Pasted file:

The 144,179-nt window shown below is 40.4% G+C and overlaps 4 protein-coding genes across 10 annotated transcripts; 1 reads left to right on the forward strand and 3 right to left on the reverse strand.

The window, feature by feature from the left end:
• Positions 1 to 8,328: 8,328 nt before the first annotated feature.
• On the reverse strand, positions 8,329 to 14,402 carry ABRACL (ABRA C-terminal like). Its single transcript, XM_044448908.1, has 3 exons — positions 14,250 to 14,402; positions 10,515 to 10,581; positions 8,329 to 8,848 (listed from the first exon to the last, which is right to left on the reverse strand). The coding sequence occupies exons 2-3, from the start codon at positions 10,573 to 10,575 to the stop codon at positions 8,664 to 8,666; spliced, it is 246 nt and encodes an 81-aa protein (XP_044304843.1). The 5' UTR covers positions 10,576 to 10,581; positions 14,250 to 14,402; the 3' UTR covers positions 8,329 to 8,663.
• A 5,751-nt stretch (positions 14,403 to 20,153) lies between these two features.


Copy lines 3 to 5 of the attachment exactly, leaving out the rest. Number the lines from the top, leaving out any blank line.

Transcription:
• Positions 1 to 8,328: 8,328 nt before the first annotated feature.
• On the reverse strand, positions 8,329 to 14,402 carry ABRACL (ABRA C-terminal like). Its single transcript, XM_044448908.1, has 3 exons — positions 14,250 to 14,402; positions 10,515 to 10,581; positions 8,329 to 8,848 (listed from the first exon to the last, which is right to left on the reverse strand). The coding sequence occupies exons 2-3, from the start codon at positions 10,573 to 10,575 to the stop codon at positions 8,664 to 8,666; spliced, it is 246 nt and encodes an 81-aa protein (XP_044304843.1). The 5' UTR covers positions 10,576 to 10,581; positions 14,250 to 14,402; the 3' UTR covers positions 8,329 to 8,663.
• A 5,751-nt stretch (positions 14,403 to 20,153) lies between these two features.